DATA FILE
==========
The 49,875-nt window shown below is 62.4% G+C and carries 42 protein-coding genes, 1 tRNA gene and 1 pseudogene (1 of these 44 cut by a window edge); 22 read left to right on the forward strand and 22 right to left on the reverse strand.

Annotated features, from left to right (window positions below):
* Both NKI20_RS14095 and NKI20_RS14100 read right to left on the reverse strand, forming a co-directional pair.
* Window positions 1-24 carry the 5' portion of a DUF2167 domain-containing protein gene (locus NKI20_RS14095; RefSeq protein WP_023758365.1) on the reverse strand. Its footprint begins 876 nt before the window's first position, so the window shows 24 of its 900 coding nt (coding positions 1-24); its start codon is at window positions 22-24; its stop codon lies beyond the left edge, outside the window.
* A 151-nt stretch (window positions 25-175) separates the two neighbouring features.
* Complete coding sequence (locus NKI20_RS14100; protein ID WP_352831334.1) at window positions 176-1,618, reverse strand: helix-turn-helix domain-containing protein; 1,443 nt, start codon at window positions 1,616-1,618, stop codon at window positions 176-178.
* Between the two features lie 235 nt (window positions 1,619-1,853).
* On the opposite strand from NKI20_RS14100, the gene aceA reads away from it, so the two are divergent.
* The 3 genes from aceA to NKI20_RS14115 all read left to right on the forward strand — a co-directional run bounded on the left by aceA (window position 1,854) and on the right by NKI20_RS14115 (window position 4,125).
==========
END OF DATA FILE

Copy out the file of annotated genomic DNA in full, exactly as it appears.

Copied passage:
The 49,875-nt window shown below is 62.4% G+C and carries 42 protein-coding genes, 1 tRNA gene and 1 pseudogene (1 of these 44 cut by a window edge); 22 read left to right on the forward strand and 22 right to left on the reverse strand.

Annotated features, from left to right (window positions below):
* Both NKI20_RS14095 and NKI20_RS14100 read right to left on the reverse strand, forming a co-directional pair.
* Window positions 1-24 carry the 5' portion of a DUF2167 domain-containing protein gene (locus NKI20_RS14095; RefSeq protein WP_023758365.1) on the reverse strand. Its footprint begins 876 nt before the window's first position, so the window shows 24 of its 900 coding nt (coding positions 1-24); its start codon is at window positions 22-24; its stop codon lies beyond the left edge, outside the window.
* A 151-nt stretch (window positions 25-175) separates the two neighbouring features.
* Complete coding sequence (locus NKI20_RS14100; protein ID WP_352831334.1) at window positions 176-1,618, reverse strand: helix-turn-helix domain-containing protein; 1,443 nt, start codon at window positions 1,616-1,618, stop codon at window positions 176-178.
* Between the two features lie 235 nt (window positions 1,619-1,853).
* On the opposite strand from NKI20_RS14100, the gene aceA reads away from it, so the two are divergent.
* The 3 genes from aceA to NKI20_RS14115 all read left to right on the forward strand — a co-directional run bounded on the left by aceA (window position 1,854) and on the right by NKI20_RS14115 (window position 4,125).